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Old March 2 2012, 07:21 PM   #17
jefferiestubes8
Commodore
 
Location: New York City
Scan sets

Why not scan every set using this?
The Chattanooga Police Department is the first in Tennessee to get a Leica Geosystems ScanStation C10, which uses cameras and lasers to reproduce a crime scene on a screen in three dimensions.
Assistant Police Chief Tim Carroll told the Chattanooga Times Free Press that “instead of just seeing a picture of a bullet hole and then looking at a floor plan to see where the bullet hit, you can go in the house, turn a corner, and see the bullet right there in the wall.” (http://bit.ly/uFjpq6)
It isn’t like a 3D movie, where the images pop out from the screen, but it does allow the viewer — with the click of a mouse — to jump to any vantage point the scanner captured in its line of vision.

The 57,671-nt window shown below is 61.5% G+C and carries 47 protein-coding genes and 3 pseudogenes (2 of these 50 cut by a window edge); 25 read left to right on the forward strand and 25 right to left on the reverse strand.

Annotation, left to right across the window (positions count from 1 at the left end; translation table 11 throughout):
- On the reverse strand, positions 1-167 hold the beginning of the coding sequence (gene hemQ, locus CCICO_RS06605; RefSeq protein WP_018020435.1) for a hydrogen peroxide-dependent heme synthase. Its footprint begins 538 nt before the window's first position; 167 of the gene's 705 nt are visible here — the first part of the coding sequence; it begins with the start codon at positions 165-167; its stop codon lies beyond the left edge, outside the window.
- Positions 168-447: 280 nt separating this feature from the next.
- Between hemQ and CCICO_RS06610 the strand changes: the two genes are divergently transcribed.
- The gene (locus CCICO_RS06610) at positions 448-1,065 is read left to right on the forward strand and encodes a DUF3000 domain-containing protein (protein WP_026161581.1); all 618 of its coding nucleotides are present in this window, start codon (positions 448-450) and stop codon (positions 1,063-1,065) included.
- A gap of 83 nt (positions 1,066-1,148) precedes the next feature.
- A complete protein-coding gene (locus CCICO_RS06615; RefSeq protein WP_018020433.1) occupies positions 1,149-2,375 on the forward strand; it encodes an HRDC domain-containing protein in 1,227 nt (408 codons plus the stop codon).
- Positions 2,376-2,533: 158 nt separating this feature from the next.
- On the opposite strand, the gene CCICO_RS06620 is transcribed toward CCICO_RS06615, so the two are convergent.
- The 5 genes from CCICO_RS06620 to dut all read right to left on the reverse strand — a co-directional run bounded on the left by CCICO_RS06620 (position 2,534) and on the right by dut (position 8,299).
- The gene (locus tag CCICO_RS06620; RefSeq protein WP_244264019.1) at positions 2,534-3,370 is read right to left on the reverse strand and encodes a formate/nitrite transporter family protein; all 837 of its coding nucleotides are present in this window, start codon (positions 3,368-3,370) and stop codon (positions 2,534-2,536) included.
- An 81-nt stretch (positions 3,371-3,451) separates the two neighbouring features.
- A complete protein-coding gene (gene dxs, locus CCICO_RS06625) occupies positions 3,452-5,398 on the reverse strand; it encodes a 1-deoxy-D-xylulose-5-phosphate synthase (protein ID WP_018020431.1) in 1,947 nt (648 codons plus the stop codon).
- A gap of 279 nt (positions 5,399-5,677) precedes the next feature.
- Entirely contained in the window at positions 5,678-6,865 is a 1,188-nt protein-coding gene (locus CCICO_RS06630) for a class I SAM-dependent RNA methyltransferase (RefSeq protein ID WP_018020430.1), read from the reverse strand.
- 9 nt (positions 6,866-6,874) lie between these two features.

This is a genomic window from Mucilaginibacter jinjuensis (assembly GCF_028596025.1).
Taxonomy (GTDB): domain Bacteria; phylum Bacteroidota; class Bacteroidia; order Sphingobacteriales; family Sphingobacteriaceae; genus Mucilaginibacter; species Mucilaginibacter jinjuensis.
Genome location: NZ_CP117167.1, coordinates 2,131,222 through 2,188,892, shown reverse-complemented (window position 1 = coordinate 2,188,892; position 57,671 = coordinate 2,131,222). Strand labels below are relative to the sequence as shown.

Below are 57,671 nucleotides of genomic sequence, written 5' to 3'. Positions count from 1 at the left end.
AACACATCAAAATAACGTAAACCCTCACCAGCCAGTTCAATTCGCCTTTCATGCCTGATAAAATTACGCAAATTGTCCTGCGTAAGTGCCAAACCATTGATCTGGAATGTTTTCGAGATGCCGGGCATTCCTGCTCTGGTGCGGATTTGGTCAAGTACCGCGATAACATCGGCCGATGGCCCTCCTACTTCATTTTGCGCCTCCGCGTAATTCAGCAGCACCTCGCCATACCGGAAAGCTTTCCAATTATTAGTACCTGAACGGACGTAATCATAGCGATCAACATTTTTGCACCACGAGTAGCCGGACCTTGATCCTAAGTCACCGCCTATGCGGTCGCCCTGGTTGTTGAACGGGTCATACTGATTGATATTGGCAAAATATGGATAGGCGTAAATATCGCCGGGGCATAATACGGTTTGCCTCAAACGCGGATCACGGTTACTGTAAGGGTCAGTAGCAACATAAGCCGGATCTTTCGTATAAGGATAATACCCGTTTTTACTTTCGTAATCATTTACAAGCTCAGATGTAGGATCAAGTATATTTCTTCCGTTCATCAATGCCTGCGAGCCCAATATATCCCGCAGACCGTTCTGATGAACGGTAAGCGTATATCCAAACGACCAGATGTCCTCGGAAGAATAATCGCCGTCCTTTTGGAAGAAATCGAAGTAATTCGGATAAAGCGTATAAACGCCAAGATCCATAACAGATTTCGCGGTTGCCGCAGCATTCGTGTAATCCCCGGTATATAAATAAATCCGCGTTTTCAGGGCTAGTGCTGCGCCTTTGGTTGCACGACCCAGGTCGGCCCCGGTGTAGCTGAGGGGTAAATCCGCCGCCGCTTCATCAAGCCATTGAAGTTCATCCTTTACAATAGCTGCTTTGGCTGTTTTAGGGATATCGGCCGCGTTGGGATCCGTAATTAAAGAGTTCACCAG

Carroll first spotted the ScanStation on a TV show: A&E’s “Crime 360,” which frequently features imaging pulled from scanners. By November 2010, the department had ordered two ScanStations, assigning one to the crime scene unit and the other to traffic investigations. Each cost the department $210,000 in grant money.
When the ScanStation is started, its laser travels over every square inch within a roughly 900-foot-diameter area, collecting 50,000 measurement points per second. Afterward, a built-in camera takes panoramic photos of the entire scene. The measurement data — called a “point cloud” — is matched with the pixels from the series of panoramic photos. The result is a color, three-dimensional rendition of the scene from which any linear measurement can be conducted with near precise accuracy.
http://www.sliceofscifi.com/2011/11/...ne-technology/
Could be used for home video special features or videogames or CGI sets for short scenes.
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